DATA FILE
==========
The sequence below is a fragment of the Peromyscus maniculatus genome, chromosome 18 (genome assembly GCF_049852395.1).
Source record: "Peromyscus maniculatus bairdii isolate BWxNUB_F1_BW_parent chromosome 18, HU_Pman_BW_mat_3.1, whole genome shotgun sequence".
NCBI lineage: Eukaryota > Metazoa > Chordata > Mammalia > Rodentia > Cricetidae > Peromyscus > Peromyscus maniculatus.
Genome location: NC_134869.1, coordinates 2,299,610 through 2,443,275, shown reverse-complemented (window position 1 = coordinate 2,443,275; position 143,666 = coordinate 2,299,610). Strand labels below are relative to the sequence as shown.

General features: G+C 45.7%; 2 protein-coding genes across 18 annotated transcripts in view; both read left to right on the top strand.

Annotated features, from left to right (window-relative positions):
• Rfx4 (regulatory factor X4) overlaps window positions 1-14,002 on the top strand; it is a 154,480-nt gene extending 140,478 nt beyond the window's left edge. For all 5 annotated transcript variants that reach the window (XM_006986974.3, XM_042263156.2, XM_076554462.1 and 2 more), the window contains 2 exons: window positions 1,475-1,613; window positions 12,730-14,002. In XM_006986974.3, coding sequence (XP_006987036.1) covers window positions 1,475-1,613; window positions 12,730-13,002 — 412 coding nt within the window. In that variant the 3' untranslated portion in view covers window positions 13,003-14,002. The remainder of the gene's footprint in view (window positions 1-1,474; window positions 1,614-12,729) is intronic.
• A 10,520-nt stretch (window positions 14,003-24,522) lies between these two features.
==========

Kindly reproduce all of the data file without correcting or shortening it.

The sequence below is a fragment of the Peromyscus maniculatus genome, chromosome 18 (genome assembly GCF_049852395.1).
Source record: "Peromyscus maniculatus bairdii isolate BWxNUB_F1_BW_parent chromosome 18, HU_Pman_BW_mat_3.1, whole genome shotgun sequence".
NCBI lineage: Eukaryota > Metazoa > Chordata > Mammalia > Rodentia > Cricetidae > Peromyscus > Peromyscus maniculatus.
Genome location: NC_134869.1, coordinates 2,299,610 through 2,443,275, shown reverse-complemented (window position 1 = coordinate 2,443,275; position 143,666 = coordinate 2,299,610). Strand labels below are relative to the sequence as shown.

General features: G+C 45.7%; 2 protein-coding genes across 18 annotated transcripts in view; both read left to right on the top strand.

Annotated features, from left to right (window-relative positions):
• Rfx4 (regulatory factor X4) overlaps window positions 1-14,002 on the top strand; it is a 154,480-nt gene extending 140,478 nt beyond the window's left edge. For all 5 annotated transcript variants that reach the window (XM_006986974.3, XM_042263156.2, XM_076554462.1 and 2 more), the window contains 2 exons: window positions 1,475-1,613; window positions 12,730-14,002. In XM_006986974.3, coding sequence (XP_006987036.1) covers window positions 1,475-1,613; window positions 12,730-13,002 — 412 coding nt within the window. In that variant the 3' untranslated portion in view covers window positions 13,003-14,002. The remainder of the gene's footprint in view (window positions 1-1,474; window positions 1,614-12,729) is intronic.
• A 10,520-nt stretch (window positions 14,003-24,522) lies between these two features.